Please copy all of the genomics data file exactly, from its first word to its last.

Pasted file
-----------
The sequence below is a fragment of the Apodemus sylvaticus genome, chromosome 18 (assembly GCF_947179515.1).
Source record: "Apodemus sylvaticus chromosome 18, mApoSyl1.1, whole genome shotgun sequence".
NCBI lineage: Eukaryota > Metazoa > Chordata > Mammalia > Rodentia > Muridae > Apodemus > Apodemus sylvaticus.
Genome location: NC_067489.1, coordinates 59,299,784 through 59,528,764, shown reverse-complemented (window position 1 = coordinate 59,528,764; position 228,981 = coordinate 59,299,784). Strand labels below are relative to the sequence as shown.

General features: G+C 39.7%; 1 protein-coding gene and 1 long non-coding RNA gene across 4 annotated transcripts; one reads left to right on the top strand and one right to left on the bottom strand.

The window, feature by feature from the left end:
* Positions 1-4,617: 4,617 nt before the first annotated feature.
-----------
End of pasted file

The sequence below is a fragment of the Apodemus sylvaticus genome, chromosome 18 (assembly GCF_947179515.1).
Source record: "Apodemus sylvaticus chromosome 18, mApoSyl1.1, whole genome shotgun sequence".
NCBI lineage: Eukaryota > Metazoa > Chordata > Mammalia > Rodentia > Muridae > Apodemus > Apodemus sylvaticus.
Genome location: NC_067489.1, coordinates 59,299,784 through 59,528,764, shown reverse-complemented (window position 1 = coordinate 59,528,764; position 228,981 = coordinate 59,299,784). Strand labels below are relative to the sequence as shown.

General features: G+C 39.7%; 1 protein-coding gene and 1 long non-coding RNA gene across 4 annotated transcripts; one reads left to right on the top strand and one right to left on the bottom strand.

The window, feature by feature from the left end:
* Positions 1-4,617: 4,617 nt before the first annotated feature.